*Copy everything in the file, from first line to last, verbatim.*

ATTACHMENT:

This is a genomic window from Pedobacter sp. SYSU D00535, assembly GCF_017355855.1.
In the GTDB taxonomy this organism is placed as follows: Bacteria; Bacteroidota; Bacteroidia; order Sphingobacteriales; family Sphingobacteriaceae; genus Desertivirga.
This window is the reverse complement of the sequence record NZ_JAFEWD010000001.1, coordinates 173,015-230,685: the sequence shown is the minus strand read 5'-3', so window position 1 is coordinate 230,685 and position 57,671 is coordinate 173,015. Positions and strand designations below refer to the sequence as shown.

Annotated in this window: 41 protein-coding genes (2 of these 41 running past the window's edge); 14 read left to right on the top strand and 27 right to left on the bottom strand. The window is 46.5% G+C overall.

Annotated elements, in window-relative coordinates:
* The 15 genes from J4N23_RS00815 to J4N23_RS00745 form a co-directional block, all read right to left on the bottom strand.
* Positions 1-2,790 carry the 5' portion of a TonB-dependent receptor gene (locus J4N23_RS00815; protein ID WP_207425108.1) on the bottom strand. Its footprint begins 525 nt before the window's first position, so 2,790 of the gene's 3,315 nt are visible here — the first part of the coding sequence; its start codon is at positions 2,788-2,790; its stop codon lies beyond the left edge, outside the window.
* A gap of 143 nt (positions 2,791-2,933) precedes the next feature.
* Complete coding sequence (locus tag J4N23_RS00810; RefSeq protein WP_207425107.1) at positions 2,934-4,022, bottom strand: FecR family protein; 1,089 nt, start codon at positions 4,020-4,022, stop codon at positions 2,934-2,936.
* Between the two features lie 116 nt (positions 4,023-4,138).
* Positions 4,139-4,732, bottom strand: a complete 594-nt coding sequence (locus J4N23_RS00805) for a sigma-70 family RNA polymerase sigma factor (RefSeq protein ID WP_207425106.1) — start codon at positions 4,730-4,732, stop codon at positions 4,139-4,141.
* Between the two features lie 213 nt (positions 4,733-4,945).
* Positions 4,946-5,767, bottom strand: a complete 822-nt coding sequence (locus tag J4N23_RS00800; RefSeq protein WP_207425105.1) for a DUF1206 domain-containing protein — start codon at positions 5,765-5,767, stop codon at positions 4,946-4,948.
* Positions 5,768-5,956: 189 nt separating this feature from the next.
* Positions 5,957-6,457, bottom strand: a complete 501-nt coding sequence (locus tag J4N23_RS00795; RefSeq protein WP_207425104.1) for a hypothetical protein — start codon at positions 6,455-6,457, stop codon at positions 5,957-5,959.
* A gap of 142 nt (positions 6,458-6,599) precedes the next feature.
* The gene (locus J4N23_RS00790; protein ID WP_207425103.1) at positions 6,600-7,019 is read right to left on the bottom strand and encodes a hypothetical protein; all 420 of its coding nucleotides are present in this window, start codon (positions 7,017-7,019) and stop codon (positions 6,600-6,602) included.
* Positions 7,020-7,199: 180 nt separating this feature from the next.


This is a genomic window from Pedobacter sp. SYSU D00535, assembly GCF_017355855.1.
In the GTDB taxonomy this organism is placed as follows: Bacteria; Bacteroidota; Bacteroidia; order Sphingobacteriales; family Sphingobacteriaceae; genus Desertivirga.
This window is the reverse complement of the sequence record NZ_JAFEWD010000001.1, coordinates 173,015-230,685: the sequence shown is the minus strand read 5'-3', so window position 1 is coordinate 230,685 and position 57,671 is coordinate 173,015. Positions and strand designations below refer to the sequence as shown.

Annotated in this window: 41 protein-coding genes (2 of these 41 running past the window's edge); 14 read left to right on the top strand and 27 right to left on the bottom strand. The window is 46.5% G+C overall.

Annotated elements, in window-relative coordinates:
* The 15 genes from J4N23_RS00815 to J4N23_RS00745 form a co-directional block, all read right to left on the bottom strand.
* Positions 1-2,790 carry the 5' portion of a TonB-dependent receptor gene (locus J4N23_RS00815; protein ID WP_207425108.1) on the bottom strand. Its footprint begins 525 nt before the window's first position, so 2,790 of the gene's 3,315 nt are visible here — the first part of the coding sequence; its start codon is at positions 2,788-2,790; its stop codon lies beyond the left edge, outside the window.
* A gap of 143 nt (positions 2,791-2,933) precedes the next feature.
* Complete coding sequence (locus tag J4N23_RS00810; RefSeq protein WP_207425107.1) at positions 2,934-4,022, bottom strand: FecR family protein; 1,089 nt, start codon at positions 4,020-4,022, stop codon at positions 2,934-2,936.
* Between the two features lie 116 nt (positions 4,023-4,138).
* Positions 4,139-4,732, bottom strand: a complete 594-nt coding sequence (locus J4N23_RS00805) for a sigma-70 family RNA polymerase sigma factor (RefSeq protein ID WP_207425106.1) — start codon at positions 4,730-4,732, stop codon at positions 4,139-4,141.
* Between the two features lie 213 nt (positions 4,733-4,945).
* Positions 4,946-5,767, bottom strand: a complete 822-nt coding sequence (locus tag J4N23_RS00800; RefSeq protein WP_207425105.1) for a DUF1206 domain-containing protein — start codon at positions 5,765-5,767, stop codon at positions 4,946-4,948.
* Positions 5,768-5,956: 189 nt separating this feature from the next.
* Positions 5,957-6,457, bottom strand: a complete 501-nt coding sequence (locus tag J4N23_RS00795; RefSeq protein WP_207425104.1) for a hypothetical protein — start codon at positions 6,455-6,457, stop codon at positions 5,957-5,959.
* A gap of 142 nt (positions 6,458-6,599) precedes the next feature.
* The gene (locus J4N23_RS00790; protein ID WP_207425103.1) at positions 6,600-7,019 is read right to left on the bottom strand and encodes a hypothetical protein; all 420 of its coding nucleotides are present in this window, start codon (positions 7,017-7,019) and stop codon (positions 6,600-6,602) included.
* Positions 7,020-7,199: 180 nt separating this feature from the next.